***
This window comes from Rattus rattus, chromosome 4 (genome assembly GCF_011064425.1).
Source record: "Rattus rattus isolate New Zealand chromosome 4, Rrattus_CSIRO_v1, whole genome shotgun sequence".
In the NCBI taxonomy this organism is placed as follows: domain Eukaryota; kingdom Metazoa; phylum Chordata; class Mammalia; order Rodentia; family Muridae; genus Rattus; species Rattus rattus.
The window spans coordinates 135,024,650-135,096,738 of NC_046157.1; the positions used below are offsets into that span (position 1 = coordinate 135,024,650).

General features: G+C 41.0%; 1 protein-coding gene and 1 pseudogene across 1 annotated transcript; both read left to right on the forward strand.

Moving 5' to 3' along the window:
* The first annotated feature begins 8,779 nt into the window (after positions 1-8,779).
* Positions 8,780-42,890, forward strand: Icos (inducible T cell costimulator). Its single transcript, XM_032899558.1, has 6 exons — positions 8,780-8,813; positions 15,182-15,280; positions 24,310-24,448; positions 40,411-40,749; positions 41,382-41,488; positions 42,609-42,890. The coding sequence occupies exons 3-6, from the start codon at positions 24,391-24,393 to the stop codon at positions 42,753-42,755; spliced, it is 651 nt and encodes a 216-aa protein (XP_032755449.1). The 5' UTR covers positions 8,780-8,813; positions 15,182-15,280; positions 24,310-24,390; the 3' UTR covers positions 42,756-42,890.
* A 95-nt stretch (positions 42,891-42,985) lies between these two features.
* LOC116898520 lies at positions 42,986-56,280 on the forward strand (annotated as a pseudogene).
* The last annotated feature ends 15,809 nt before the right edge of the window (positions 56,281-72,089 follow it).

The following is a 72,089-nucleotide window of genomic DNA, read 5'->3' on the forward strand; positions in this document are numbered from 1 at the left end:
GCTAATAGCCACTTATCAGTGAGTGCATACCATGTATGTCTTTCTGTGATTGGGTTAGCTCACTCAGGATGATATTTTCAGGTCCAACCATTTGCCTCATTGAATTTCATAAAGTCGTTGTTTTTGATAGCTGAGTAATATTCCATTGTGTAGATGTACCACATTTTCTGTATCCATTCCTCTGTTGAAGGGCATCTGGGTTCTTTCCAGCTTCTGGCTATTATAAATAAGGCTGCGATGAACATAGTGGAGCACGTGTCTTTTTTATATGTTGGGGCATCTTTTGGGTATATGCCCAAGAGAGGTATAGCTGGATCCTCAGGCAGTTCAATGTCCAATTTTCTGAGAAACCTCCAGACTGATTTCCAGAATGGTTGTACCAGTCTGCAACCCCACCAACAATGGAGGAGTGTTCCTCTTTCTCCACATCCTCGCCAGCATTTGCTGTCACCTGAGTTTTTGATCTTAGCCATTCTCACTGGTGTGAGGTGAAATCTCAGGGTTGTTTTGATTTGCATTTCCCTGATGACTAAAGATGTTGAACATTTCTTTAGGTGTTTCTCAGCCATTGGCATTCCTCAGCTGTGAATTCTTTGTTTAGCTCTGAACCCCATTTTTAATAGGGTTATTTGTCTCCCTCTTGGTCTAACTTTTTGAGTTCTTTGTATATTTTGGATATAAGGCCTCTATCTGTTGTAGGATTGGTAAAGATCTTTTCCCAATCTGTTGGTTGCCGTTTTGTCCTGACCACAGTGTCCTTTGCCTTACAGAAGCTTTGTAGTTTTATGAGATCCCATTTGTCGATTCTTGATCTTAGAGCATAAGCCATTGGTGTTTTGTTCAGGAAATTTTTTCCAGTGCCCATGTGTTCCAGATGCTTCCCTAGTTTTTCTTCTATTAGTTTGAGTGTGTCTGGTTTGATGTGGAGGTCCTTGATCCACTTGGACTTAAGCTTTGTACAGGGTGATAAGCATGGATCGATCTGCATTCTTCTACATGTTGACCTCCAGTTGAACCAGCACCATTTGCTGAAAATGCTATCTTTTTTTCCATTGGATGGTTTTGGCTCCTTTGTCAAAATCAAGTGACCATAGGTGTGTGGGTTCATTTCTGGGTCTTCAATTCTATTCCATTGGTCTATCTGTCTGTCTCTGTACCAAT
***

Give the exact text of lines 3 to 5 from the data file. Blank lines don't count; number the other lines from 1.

In the NCBI taxonomy this organism is placed as follows: domain Eukaryota; kingdom Metazoa; phylum Chordata; class Mammalia; order Rodentia; family Muridae; genus Rattus; species Rattus rattus.
The window spans coordinates 135,024,650-135,096,738 of NC_046157.1; the positions used below are offsets into that span (position 1 = coordinate 135,024,650).

General features: G+C 41.0%; 1 protein-coding gene and 1 pseudogene across 1 annotated transcript; both read left to right on the forward strand.